During this stage, the firm uses several strategies to sustain rapid market growth as long as possible:

  • It improves product quality and adds new product features and improved styling

  • It adds new models and flanker products (i.e., products of different sizes, flavors, and so forth that protect the main product)

  • It enters new market segments

  • It increases its distribution coverage and enters new distribution channels.

  • It shifts from product-awareness advertising to product-preference advertising

  • It lowers prices to attract the next layer of price-sensitive buyers. Maturity Stage

At some point, the rate of sales growth will slow, and the product will enter a stage of relative maturity. This stage normally lasts longer than the previous stages, and poses formidable challenges to marketing management. Most products are in the maturity stage of the lifecycle, and most marketing managers cope with the problem of marketing the mature product.

The maturity stage divides into three phases: growth, stable, and decaying maturity. In the first phase, the sales growth rate starts to decline. There are no distribution channels to fill. In the second phase, sales flatten on a per capita basis because of market saturation. Most potential consumers have tried the product, and future sales are governed by population growth and replacement demand. In the third phase, decaying maturity, the absolute level of sales starts to decline, and customers begin switching to other products and substitutes.

The sales slowdown creates overcapacity in the industry, which leads to intensified competition. They increased advertising and trade and consumer promotion. They increase R & D budgets to develop product improvement and line extensions.

In the maturity stage, some companies abandon weaker products and concentrate on more profitable products and on new products.

The firm may adopt the following strategies  in order to maintain its survival in the market.

1. Market Modification

The company might try to expand the market for its mature product. They can try to expand the number of product users in three ways:

  • Convert non users

The key the growth of airfreight service is the constant search for new users to whom air carriers can demonstrate the benefits of using airfreight rather than ground transportation.

  • Enter new market segments

Some companies successfully promoted their product to non- users.

  • Competitors Customers

Companies constantly tempting competitors brand users to switch. Volume can also be increased by convincing current brand. Here are three strategies:

  • The company can try to get customers to use the product more frequently: Orange juice marketers try to get people to drink orange juice at occasions other than breakfast time.
  • The company can try to interest users in using more of the product on each occasion: A shampoo manufacturer might indicate that the shampoo is more effective with two applications than one.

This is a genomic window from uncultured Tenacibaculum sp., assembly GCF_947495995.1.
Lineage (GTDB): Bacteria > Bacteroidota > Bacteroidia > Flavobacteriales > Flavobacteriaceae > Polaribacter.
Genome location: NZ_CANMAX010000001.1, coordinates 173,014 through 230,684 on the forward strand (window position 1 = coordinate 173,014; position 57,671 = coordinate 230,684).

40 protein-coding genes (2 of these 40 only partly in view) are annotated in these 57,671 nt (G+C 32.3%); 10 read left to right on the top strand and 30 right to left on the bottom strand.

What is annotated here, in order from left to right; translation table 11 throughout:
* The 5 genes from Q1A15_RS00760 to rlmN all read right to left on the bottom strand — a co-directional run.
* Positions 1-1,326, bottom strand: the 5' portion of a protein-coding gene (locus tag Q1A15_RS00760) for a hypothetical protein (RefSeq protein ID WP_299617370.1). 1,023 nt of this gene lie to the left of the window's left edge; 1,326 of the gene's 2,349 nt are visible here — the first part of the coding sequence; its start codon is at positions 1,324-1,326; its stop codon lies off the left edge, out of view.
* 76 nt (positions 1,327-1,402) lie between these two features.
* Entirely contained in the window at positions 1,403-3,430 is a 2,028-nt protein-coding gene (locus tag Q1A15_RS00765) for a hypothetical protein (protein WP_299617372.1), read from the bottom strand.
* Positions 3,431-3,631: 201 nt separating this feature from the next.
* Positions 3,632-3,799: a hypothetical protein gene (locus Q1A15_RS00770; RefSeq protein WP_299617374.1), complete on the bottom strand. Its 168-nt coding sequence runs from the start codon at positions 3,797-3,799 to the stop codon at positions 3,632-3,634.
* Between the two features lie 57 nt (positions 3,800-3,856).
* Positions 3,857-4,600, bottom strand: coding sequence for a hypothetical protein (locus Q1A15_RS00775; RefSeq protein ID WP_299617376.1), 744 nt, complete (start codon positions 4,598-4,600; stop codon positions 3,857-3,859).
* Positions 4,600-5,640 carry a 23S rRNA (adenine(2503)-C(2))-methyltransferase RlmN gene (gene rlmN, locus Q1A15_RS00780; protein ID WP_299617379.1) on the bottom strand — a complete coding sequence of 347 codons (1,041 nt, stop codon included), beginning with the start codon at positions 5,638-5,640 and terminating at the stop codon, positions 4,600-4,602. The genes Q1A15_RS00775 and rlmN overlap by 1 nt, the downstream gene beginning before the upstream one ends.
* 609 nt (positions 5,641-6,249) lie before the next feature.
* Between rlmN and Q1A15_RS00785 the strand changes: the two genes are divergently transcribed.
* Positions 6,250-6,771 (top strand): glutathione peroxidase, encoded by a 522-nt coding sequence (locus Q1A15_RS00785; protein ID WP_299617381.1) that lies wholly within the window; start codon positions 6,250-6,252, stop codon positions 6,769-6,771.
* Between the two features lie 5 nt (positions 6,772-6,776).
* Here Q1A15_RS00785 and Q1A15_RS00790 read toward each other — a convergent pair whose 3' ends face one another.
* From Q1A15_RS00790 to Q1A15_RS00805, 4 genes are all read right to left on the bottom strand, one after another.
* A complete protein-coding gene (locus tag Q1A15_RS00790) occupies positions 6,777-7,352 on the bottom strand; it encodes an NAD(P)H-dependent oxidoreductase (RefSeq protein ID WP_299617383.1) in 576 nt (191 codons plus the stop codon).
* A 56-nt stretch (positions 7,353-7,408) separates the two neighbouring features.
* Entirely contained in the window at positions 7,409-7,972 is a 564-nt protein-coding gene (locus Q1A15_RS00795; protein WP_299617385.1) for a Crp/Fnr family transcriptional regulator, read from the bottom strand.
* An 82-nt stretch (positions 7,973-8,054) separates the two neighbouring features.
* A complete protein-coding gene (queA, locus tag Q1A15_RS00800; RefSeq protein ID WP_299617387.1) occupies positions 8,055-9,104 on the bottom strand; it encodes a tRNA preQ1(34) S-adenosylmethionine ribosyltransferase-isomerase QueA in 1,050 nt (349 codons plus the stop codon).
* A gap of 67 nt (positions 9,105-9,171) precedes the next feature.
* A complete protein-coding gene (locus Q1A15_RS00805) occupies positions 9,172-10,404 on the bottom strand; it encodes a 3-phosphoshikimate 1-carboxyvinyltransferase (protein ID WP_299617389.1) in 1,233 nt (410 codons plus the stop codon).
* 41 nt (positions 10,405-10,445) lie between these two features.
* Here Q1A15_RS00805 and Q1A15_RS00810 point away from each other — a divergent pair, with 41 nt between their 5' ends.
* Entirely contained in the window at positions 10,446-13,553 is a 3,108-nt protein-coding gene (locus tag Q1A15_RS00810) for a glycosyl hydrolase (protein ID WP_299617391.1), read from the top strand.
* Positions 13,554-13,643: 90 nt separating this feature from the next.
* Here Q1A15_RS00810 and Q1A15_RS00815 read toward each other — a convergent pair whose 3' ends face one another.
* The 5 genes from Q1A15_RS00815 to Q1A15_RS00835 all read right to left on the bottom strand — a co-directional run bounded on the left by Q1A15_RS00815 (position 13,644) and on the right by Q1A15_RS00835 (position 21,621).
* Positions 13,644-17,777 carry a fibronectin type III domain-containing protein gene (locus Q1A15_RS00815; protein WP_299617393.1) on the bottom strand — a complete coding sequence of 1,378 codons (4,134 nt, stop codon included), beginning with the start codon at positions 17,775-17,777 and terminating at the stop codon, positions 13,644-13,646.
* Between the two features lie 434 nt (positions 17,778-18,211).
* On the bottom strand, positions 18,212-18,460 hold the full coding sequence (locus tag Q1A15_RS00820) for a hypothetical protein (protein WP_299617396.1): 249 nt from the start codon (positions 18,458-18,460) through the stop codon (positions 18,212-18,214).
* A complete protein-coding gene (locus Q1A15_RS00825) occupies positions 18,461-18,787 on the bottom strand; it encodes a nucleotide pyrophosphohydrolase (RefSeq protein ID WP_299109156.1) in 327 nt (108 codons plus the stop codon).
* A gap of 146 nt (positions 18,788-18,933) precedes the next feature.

• The company can try to discover new product uses and convince people to use the product in more varied ways: Food manufacturers list several recipes on their packages to broaden co Product Modification

Managers also try to stimulate sales by modifying the product's characteristics through quality improvement, feature improvement, or style improvement.

Quality improvement aims at increasing the product's functional performance – its durability, reliability, speed, and taste. A manufactures can often overtake its competition by launching a "new and improved" product. Grocery manufacturers call this a "plus launch" and promote a new additive or advertise something as "stronger", "bigger" or "better."

This strategy is effective to the extent that the quality is improved, buyers accept the claim of improved quality, and a sufficient number of buyers will pay for higher quality.

Feature improvement aims at adding new feature (for example size, weight, materials, additives, accessories) that expand the product's versatility, safety, or convenience.

This strategy has several advantages. New features build the company's image as an innovator and win the loyalty of market segments that value these features. They provide an opportunity for free publicity and they generate sales force and distributor enthusiasm. The chief disadvantages is that feature improvements are easily imitated; unless there is a permanent gain from being first, the feature improvement might not pay off in the long run.

A strategy of style improvement aims at increasing the product's aesthetic appeal. The periodic introduction of new car models amounts to style competition rather than quality or feature competition. In the case of packaged – food and household products, companies introduces color and texture variations and restyle the package.

A style strategy might give the product a unique market identity. Yet  style competition has problems. First, it is difficult to predict whether people – and which people – will like a new style. Second, a style change usually requires discontinuing the old style, and the company risks losing customers. Consumers may become attached to something as seemingly insignificant as a peanut shell.


2. Marketing – mix modification

Product managers might also try to stimulate sales by modifying other marketing –mix elements. They should ask the following questions.